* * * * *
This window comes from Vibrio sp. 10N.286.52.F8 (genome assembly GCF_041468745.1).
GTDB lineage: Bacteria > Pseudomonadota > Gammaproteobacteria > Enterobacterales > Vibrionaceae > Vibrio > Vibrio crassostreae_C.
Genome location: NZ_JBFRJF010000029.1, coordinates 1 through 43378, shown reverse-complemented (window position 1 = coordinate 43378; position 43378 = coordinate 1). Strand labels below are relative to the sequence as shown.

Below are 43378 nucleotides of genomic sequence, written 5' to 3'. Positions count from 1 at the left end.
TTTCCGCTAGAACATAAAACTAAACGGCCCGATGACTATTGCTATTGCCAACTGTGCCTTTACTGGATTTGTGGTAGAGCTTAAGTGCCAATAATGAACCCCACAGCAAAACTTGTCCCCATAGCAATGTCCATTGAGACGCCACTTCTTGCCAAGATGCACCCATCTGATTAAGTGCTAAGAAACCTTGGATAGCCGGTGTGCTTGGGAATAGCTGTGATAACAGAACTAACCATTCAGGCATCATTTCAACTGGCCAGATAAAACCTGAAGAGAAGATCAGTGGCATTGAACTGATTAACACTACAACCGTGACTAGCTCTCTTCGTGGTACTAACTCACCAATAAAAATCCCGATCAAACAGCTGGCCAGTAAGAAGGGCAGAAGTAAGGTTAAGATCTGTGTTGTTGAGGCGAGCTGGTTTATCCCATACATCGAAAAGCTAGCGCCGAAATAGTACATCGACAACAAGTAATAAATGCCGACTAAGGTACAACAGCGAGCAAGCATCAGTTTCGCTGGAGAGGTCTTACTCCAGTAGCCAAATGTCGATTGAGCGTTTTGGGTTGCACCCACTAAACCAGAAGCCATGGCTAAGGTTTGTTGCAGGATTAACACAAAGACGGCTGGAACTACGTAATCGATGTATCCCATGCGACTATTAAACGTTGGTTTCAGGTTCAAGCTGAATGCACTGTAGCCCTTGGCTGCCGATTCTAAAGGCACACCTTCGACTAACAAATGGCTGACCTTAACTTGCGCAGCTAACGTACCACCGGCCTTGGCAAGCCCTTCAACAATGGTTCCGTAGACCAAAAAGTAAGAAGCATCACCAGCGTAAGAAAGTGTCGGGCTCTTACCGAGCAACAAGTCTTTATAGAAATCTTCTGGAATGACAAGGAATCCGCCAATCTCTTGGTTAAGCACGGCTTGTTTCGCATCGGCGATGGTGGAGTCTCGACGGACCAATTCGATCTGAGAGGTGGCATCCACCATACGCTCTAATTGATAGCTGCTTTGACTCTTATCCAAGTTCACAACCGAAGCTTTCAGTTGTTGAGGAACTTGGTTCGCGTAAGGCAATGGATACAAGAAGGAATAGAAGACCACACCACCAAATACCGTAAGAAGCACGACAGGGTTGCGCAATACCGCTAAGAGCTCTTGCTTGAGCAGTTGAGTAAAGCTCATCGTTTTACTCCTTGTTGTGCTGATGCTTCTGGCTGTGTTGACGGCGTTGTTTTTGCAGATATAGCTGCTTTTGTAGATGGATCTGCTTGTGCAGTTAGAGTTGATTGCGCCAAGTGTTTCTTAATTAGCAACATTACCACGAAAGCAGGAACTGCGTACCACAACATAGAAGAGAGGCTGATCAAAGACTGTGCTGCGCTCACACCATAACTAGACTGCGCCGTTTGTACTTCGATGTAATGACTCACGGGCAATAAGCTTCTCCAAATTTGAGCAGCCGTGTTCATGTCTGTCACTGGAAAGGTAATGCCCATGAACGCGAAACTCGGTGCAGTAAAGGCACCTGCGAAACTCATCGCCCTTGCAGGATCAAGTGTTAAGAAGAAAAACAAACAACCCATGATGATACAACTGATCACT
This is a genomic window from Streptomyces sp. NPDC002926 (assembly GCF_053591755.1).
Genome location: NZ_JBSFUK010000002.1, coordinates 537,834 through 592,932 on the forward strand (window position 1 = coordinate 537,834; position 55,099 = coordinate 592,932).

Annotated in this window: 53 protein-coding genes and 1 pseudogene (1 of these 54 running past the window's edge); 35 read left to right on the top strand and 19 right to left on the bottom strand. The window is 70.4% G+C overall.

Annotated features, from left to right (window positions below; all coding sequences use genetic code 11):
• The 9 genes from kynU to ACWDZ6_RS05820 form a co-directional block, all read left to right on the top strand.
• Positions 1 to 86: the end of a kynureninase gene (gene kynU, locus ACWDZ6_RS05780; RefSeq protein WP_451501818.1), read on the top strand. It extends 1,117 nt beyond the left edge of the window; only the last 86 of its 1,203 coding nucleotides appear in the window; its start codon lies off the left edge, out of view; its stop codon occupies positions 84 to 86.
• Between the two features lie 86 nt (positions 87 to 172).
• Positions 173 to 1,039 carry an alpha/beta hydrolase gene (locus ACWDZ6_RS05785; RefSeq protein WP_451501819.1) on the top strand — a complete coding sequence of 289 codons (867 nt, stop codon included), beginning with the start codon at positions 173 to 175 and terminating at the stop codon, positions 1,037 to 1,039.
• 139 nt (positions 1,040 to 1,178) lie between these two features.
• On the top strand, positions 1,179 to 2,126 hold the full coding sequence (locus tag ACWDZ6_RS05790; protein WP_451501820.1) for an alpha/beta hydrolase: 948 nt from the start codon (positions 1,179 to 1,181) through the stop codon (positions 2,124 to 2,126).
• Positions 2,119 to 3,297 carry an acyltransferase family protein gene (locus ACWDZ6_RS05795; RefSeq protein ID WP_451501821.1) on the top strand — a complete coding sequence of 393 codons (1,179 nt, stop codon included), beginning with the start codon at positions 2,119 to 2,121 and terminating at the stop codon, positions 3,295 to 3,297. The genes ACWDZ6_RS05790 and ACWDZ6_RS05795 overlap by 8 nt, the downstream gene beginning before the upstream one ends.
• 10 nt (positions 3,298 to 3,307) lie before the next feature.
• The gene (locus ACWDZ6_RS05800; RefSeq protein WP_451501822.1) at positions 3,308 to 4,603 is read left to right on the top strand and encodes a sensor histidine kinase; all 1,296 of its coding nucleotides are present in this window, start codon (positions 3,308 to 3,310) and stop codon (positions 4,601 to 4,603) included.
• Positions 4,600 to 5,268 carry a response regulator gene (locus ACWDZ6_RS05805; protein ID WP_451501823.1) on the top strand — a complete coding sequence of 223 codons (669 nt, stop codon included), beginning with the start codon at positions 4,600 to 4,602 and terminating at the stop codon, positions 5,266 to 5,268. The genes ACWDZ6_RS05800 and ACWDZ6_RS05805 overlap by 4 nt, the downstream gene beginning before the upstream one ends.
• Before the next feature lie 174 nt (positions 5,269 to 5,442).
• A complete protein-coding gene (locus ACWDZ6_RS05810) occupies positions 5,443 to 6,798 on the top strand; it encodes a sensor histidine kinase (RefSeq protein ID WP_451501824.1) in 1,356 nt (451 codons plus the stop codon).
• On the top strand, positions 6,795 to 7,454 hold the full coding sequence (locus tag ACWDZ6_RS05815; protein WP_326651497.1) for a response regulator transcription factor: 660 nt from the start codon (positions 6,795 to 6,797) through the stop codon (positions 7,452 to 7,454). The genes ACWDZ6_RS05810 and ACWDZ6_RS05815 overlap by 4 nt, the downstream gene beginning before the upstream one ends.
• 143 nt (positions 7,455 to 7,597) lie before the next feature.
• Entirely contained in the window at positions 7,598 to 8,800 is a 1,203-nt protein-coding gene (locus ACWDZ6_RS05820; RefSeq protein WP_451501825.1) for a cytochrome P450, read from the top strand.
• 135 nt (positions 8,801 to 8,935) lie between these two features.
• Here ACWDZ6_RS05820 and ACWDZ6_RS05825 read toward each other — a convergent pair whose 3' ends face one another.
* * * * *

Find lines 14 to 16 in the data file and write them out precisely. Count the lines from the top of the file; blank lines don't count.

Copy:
• 139 nt (positions 1,040 to 1,178) lie between these two features.
• On the top strand, positions 1,179 to 2,126 hold the full coding sequence (locus tag ACWDZ6_RS05790; protein WP_451501820.1) for an alpha/beta hydrolase: 948 nt from the start codon (positions 1,179 to 1,181) through the stop codon (positions 2,124 to 2,126).
• Positions 2,119 to 3,297 carry an acyltransferase family protein gene (locus ACWDZ6_RS05795; RefSeq protein ID WP_451501821.1) on the top strand — a complete coding sequence of 393 codons (1,179 nt, stop codon included), beginning with the start codon at positions 2,119 to 2,121 and terminating at the stop codon, positions 3,295 to 3,297. The genes ACWDZ6_RS05790 and ACWDZ6_RS05795 overlap by 8 nt, the downstream gene beginning before the upstream one ends.